For a second I saw this. I only had like 1 sec to take a screenshot:
https://snipboard.io/1fkA8e.jpg

And immediately it went back to here again:
https://snipboard.io/jCHNJR.jpg

I am out of options, I really don’t know how to recover this…

@snapshooter Now I created a new droplet (NOT from snapshot), and I can connect regularly with the same keys.

So there is not an issue with SSH keys. I don’t know how to troubleshoot that droplet now. I believe it’s because it does not have a default bash anymore.

  • @stesvis I think you’re going to have to boot into recovery mode.

    When you’re in recovery mode, mount the filesystem, then edit /mnt/etc/passwd
    Look for the root line and see what bash is setup.

    Should be something like

    root:x:0:0:root:/root:/bin/bash
    

For those who face the same problem. It turns out, when I reset my through chsh, I accidentally set root sh to be bash instead of /bin/bash.

To fix this:

  • Got to Recovery tab in Digital Ocean.
  • Choose Boot From Recovery ISO
  • Restart the droplet and connect to it through ssh
  • Now you are booted from recovery OS, you need to mount your harddrive, run tmux and choose 1 to Mount your hard drives.
  • Go to interactive mode
  • Change the content of /mnt/etc/passwd, change line starting with “root” to this: root:x:0:0:root:/root:/bin/bash
  • Logout, switch back to Boot from Hard Drive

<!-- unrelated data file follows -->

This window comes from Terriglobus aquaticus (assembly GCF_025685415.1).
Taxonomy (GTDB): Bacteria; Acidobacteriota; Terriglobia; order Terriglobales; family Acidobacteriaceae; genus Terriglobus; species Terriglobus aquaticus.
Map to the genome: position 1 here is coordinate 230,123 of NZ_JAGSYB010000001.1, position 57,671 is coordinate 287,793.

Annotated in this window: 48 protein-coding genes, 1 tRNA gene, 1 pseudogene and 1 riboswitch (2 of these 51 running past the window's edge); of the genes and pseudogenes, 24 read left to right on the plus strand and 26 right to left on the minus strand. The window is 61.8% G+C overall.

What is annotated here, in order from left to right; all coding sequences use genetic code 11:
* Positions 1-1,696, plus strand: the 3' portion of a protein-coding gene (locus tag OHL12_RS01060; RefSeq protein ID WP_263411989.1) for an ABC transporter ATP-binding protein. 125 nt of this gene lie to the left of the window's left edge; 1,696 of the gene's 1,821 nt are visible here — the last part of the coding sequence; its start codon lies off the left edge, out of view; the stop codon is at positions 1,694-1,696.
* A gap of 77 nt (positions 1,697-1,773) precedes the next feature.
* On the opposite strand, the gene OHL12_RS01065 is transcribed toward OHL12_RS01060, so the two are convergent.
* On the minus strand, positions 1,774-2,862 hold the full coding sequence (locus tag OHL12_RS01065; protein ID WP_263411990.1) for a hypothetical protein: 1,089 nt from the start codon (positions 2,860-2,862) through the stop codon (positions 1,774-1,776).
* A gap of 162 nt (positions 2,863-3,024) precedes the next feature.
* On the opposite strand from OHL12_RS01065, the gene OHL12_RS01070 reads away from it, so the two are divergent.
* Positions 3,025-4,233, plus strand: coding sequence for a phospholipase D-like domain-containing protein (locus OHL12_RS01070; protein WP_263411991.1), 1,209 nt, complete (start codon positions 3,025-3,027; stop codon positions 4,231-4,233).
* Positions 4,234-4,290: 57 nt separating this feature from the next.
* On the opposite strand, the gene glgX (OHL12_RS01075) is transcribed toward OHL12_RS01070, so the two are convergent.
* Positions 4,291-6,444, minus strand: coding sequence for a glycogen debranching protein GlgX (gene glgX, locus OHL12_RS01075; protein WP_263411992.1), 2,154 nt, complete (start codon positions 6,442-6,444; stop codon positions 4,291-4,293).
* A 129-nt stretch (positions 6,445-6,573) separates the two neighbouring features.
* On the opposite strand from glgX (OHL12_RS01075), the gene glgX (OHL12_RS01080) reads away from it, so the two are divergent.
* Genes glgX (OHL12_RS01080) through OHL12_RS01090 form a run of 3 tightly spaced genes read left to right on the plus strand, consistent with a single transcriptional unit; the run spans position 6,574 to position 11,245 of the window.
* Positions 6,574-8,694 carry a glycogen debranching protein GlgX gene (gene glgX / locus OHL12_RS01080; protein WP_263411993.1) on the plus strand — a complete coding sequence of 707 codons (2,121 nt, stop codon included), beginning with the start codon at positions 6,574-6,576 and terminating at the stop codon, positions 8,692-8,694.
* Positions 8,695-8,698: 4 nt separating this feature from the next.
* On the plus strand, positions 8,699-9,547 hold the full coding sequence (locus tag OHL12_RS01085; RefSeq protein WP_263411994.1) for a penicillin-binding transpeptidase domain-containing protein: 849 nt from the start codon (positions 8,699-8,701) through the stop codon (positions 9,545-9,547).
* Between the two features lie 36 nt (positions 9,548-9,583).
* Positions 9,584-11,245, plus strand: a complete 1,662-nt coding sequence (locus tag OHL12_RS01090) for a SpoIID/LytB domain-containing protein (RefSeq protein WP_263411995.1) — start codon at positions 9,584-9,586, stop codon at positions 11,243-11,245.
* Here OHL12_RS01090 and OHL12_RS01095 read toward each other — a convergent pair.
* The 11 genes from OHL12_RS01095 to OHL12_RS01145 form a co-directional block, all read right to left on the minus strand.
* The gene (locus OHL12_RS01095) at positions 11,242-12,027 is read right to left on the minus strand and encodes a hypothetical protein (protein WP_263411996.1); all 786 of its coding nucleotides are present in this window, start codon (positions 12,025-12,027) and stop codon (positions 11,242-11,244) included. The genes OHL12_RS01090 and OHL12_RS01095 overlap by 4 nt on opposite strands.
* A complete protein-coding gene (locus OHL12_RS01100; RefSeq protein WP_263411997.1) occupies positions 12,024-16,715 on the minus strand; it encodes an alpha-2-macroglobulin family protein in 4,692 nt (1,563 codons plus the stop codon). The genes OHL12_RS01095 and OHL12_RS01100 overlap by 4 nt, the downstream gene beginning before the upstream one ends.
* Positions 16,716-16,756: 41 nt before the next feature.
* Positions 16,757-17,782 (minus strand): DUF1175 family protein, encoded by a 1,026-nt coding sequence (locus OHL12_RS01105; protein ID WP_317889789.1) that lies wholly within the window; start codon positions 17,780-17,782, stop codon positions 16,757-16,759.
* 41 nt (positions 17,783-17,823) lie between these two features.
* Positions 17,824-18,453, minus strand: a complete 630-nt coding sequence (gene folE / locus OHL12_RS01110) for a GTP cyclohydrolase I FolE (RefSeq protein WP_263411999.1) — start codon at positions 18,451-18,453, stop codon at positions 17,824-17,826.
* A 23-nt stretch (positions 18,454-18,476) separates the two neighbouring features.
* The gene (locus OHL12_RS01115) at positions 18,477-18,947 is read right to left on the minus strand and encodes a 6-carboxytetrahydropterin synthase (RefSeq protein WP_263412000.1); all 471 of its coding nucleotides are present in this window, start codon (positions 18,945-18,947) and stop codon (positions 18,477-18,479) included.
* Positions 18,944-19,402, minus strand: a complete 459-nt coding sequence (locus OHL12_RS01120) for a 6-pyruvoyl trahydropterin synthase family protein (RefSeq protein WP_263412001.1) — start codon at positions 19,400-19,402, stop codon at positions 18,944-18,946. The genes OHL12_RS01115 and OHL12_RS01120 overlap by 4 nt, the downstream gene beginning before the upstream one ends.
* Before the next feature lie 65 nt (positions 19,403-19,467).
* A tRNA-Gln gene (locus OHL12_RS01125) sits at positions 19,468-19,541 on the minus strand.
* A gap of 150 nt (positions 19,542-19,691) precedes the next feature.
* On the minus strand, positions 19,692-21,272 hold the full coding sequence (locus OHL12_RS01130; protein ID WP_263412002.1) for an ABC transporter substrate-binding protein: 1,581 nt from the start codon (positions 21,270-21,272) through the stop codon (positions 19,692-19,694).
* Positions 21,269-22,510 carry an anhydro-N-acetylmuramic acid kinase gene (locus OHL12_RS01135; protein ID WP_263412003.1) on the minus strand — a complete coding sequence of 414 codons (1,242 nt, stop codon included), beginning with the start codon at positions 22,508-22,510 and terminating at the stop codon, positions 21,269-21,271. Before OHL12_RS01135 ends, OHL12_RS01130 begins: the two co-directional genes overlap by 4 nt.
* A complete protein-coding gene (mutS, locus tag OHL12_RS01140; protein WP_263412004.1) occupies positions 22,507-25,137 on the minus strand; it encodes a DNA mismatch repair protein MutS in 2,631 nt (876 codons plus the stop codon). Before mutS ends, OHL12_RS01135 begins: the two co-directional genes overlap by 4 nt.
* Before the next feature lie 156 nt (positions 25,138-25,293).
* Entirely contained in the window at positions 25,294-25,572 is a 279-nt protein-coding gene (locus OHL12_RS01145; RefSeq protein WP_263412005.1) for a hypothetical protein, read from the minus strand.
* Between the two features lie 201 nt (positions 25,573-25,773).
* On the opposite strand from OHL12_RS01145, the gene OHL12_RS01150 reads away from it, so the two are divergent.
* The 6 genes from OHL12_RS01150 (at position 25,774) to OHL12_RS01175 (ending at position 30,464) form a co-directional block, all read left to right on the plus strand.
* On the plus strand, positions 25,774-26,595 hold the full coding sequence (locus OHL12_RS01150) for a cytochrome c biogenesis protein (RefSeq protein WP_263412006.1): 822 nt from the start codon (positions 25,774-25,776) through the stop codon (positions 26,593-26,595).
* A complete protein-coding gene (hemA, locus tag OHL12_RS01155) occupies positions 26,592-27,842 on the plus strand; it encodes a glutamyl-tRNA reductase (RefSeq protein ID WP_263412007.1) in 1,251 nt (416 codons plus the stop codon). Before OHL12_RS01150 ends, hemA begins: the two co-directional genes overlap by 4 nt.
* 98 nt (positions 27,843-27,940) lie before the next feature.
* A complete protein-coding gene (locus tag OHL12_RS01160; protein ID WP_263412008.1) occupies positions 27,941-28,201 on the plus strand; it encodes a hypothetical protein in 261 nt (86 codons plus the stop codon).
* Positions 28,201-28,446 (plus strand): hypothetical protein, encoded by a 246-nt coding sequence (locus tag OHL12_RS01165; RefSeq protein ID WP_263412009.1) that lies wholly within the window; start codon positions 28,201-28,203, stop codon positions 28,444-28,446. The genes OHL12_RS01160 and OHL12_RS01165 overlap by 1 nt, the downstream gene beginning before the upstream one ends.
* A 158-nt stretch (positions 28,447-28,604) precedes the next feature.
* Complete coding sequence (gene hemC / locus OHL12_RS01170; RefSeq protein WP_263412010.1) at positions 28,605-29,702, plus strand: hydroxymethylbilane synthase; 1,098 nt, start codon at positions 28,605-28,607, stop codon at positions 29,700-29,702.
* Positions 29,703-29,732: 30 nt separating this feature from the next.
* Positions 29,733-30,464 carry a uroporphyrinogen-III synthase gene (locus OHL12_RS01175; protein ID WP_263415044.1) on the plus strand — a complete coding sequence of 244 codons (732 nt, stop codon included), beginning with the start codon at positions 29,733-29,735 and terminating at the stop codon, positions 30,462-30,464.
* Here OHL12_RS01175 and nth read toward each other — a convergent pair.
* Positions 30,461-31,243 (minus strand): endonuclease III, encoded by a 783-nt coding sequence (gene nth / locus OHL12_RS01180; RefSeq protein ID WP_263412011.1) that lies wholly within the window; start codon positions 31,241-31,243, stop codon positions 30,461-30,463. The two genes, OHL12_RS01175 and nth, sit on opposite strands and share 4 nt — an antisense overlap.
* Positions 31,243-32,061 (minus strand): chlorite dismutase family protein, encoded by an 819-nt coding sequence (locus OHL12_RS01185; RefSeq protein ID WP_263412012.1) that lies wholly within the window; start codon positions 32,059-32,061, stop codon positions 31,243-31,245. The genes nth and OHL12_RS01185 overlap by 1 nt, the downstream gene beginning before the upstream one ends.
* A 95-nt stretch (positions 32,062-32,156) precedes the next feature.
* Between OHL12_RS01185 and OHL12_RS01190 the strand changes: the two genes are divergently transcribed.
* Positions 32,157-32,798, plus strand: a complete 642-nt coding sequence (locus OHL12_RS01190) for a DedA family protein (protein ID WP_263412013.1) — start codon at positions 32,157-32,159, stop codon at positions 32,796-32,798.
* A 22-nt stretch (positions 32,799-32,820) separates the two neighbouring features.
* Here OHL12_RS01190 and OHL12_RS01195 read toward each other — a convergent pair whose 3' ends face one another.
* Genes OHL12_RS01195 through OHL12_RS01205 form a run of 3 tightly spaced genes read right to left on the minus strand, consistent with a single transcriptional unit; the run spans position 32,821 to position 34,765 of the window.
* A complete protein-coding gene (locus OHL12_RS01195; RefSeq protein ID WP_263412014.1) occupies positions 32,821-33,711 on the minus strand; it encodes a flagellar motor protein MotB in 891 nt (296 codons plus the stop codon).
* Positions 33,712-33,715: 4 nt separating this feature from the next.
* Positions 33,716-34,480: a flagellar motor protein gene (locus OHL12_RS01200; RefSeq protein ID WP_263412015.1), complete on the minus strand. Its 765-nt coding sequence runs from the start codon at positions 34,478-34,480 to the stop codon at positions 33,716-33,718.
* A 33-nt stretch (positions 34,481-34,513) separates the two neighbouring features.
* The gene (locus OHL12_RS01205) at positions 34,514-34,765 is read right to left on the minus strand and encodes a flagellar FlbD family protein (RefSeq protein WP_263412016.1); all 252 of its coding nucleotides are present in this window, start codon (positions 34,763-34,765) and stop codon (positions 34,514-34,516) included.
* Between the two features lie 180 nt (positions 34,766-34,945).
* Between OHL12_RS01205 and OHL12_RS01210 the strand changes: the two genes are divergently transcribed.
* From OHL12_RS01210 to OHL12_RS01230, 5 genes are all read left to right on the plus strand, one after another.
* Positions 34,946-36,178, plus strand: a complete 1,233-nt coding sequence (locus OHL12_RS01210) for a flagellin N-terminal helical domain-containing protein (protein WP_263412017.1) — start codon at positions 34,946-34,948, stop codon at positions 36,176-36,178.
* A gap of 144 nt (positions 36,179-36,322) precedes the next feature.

• Restart the droplet and try to connect, if credentials are okey, you will successfully login.

Hello there,

You can check our article on How to Upload an SSH Public Key to an Existing Droplet

https://www.digitalocean.com/docs/droplets/how-to/add-ssh-keys/to-existing-droplet/

You can access the droplet from the DigitalOcean console and then temporary enable the PasswordAuthentication on your droplet and access the droplet with a password to upload the ssh-key.

If you haven’t created new pair of keys you’ll need to do that first.

You can enable PasswordAuthentication for your Droplet by modifying your /etc/ssh/sshd_config file. Once set to Yes restart the SSH service and connect via an SSH client for a more stable connection. You can then modify your ~/.ssh/authorized_keys file to add the appropriate public key.

This change can be made from the DigitalOcean’s console. If you’re having issues accessing the console you can then reach to our amazing support team that can help you further with this.

To enable the PasswordAuthentication follow these steps:

  1. Login to the console on the DigitalOcean website.
  2. Type sudo nano /etc/ssh/sshd_config
  3. Change PasswordAuthentication from “no” to “yes” and save the file
  4. Open a terminal on your computer and type ssh username@[hostname or IP address] or if on a Windows box use PuTTY for password login making sure authentication parameters aren’t pointing to a private key
  5. Login with a password
  6. Type sudo nano ~/.ssh/authorized_keys
  7. Paste public key text here and save the file
  8. Type sudo nano /etc/ssh/sshd_config
  9. Change PasswordAuthentication from “yes” to “no” and save the file
  10. Log out and attempt to log back in (if using PuTTY make sure you set up auth parameters to point to your private key)

You can then upload the key using this command:

ssh-copy-id -i ~/.ssh/mykey user@droplet

Hope that this helps!
Regards,
Alex